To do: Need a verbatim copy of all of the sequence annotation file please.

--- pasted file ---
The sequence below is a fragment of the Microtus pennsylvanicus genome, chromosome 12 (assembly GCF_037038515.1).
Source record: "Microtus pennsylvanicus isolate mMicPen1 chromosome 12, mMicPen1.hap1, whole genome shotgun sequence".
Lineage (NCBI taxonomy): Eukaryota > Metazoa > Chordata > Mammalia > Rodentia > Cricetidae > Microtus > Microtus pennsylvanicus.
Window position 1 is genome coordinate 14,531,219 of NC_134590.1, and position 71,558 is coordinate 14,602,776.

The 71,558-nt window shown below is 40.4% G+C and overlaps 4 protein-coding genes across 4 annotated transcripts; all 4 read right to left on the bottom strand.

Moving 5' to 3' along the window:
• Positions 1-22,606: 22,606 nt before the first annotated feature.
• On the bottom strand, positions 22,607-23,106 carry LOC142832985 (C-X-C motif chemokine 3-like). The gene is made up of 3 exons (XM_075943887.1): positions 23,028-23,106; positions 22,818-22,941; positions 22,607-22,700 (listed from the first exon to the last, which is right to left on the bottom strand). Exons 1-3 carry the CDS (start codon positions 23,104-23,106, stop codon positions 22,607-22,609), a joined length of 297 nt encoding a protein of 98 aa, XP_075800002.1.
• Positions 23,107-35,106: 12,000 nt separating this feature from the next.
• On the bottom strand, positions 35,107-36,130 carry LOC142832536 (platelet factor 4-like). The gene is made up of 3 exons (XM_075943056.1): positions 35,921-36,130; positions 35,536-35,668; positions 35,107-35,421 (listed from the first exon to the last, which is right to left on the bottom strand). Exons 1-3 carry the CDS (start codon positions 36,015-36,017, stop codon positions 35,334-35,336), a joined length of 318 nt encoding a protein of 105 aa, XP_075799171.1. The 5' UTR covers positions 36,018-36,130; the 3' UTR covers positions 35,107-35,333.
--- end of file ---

The sequence below is a fragment of the Microtus pennsylvanicus genome, chromosome 12 (assembly GCF_037038515.1).
Source record: "Microtus pennsylvanicus isolate mMicPen1 chromosome 12, mMicPen1.hap1, whole genome shotgun sequence".
Lineage (NCBI taxonomy): Eukaryota > Metazoa > Chordata > Mammalia > Rodentia > Cricetidae > Microtus > Microtus pennsylvanicus.
Window position 1 is genome coordinate 14,531,219 of NC_134590.1, and position 71,558 is coordinate 14,602,776.

The 71,558-nt window shown below is 40.4% G+C and overlaps 4 protein-coding genes across 4 annotated transcripts; all 4 read right to left on the bottom strand.

Moving 5' to 3' along the window:
• Positions 1-22,606: 22,606 nt before the first annotated feature.
• On the bottom strand, positions 22,607-23,106 carry LOC142832985 (C-X-C motif chemokine 3-like). The gene is made up of 3 exons (XM_075943887.1): positions 23,028-23,106; positions 22,818-22,941; positions 22,607-22,700 (listed from the first exon to the last, which is right to left on the bottom strand). Exons 1-3 carry the CDS (start codon positions 23,104-23,106, stop codon positions 22,607-22,609), a joined length of 297 nt encoding a protein of 98 aa, XP_075800002.1.
• Positions 23,107-35,106: 12,000 nt separating this feature from the next.
• On the bottom strand, positions 35,107-36,130 carry LOC142832536 (platelet factor 4-like). The gene is made up of 3 exons (XM_075943056.1): positions 35,921-36,130; positions 35,536-35,668; positions 35,107-35,421 (listed from the first exon to the last, which is right to left on the bottom strand). Exons 1-3 carry the CDS (start codon positions 36,015-36,017, stop codon positions 35,334-35,336), a joined length of 318 nt encoding a protein of 105 aa, XP_075799171.1. The 5' UTR covers positions 36,018-36,130; the 3' UTR covers positions 35,107-35,333.